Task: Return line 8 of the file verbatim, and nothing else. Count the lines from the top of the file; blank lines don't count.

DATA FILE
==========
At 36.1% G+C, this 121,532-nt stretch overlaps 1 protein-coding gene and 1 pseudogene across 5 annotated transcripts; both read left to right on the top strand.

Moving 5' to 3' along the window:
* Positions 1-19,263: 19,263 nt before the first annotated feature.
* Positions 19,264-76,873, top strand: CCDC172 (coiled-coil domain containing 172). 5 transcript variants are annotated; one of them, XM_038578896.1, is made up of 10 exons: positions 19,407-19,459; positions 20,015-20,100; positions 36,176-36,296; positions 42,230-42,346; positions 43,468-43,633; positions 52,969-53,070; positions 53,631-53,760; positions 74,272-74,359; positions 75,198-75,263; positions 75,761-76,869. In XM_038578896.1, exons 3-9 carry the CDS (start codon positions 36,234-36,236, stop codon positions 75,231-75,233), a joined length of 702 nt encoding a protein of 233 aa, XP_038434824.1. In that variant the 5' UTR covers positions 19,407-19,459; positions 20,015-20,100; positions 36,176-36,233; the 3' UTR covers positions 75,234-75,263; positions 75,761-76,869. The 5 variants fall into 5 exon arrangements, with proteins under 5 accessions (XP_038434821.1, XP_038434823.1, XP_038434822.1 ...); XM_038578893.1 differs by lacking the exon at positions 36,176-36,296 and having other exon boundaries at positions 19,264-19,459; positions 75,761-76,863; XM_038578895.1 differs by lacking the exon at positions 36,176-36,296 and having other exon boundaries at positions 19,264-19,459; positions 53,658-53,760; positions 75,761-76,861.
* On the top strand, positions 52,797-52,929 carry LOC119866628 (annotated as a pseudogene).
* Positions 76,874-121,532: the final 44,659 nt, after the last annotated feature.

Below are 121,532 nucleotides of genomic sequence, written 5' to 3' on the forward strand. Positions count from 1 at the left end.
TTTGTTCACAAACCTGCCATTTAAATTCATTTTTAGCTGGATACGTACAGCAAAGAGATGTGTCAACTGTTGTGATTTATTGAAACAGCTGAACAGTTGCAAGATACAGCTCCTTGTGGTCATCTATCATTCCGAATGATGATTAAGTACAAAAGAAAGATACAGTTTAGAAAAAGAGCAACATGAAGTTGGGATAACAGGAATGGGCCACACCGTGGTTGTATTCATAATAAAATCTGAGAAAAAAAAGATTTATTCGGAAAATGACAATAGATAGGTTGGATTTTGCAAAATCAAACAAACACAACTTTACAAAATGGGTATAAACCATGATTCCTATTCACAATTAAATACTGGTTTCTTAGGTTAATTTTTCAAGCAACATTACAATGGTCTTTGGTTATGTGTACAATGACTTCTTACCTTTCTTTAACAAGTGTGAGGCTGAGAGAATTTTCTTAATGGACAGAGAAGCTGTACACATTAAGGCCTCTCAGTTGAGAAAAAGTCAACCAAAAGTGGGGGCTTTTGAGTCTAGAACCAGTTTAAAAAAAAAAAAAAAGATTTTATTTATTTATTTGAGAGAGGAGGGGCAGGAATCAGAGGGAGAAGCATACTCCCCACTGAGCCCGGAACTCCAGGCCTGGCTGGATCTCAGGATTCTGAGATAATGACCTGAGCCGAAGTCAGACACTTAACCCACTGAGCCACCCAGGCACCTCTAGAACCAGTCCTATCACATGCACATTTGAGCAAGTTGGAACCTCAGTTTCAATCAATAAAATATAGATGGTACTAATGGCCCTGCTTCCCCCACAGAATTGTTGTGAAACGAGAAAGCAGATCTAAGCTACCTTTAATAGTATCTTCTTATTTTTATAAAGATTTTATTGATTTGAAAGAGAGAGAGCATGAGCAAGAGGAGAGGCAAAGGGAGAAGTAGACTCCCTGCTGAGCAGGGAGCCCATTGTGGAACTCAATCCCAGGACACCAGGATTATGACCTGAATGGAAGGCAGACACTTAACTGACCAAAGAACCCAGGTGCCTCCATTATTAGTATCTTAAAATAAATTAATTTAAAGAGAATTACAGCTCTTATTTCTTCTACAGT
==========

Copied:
TTTGTTCACAAACCTGCCATTTAAATTCATTTTTAGCTGGATACGTACAGCAAAGAGATGTGTCAACTGTTGTGATTTATTGAAACAGCTGAACAGTTGCAAGATACAGCTCCTTGTGGTCATCTATCATTCCGAATGATGATTAAGTACAAAAGAAAGATACAGTTTAGAAAAAGAGCAACATGAAGTTGGGATAACAGGAATGGGCCACACCGTGGTTGTATTCATAATAAAATCTGAGAAAAAAAAGATTTATTCGGAAAATGACAATAGATAGGTTGGATTTTGCAAAATCAAACAAACACAACTTTACAAAATGGGTATAAACCATGATTCCTATTCACAATTAAATACTGGTTTCTTAGGTTAATTTTTCAAGCAACATTACAATGGTCTTTGGTTATGTGTACAATGACTTCTTACCTTTCTTTAACAAGTGTGAGGCTGAGAGAATTTTCTTAATGGACAGAGAAGCTGTACACATTAAGGCCTCTCAGTTGAGAAAAAGTCAACCAAAAGTGGGGGCTTTTGAGTCTAGAACCAGTTTAAAAAAAAAAAAAAAGATTTTATTTATTTATTTGAGAGAGGAGGGGCAGGAATCAGAGGGAGAAGCATACTCCCCACTGAGCCCGGAACTCCAGGCCTGGCTGGATCTCAGGATTCTGAGATAATGACCTGAGCCGAAGTCAGACACTTAACCCACTGAGCCACCCAGGCACCTCTAGAACCAGTCCTATCACATGCACATTTGAGCAAGTTGGAACCTCAGTTTCAATCAATAAAATATAGATGGTACTAATGGCCCTGCTTCCCCCACAGAATTGTTGTGAAACGAGAAAGCAGATCTAAGCTACCTTTAATAGTATCTTCTTATTTTTATAAAGATTTTATTGATTTGAAAGAGAGAGAGCATGAGCAAGAGGAGAGGCAAAGGGAGAAGTAGACTCCCTGCTGAGCAGGGAGCCCATTGTGGAACTCAATCCCAGGACACCAGGATTATGACCTGAATGGAAGGCAGACACTTAACTGACCAAAGAACCCAGGTGCCTCCATTATTAGTATCTTAAAATAAATTAATTTAAAGAGAATTACAGCTCTTATTTCTTCTACAGT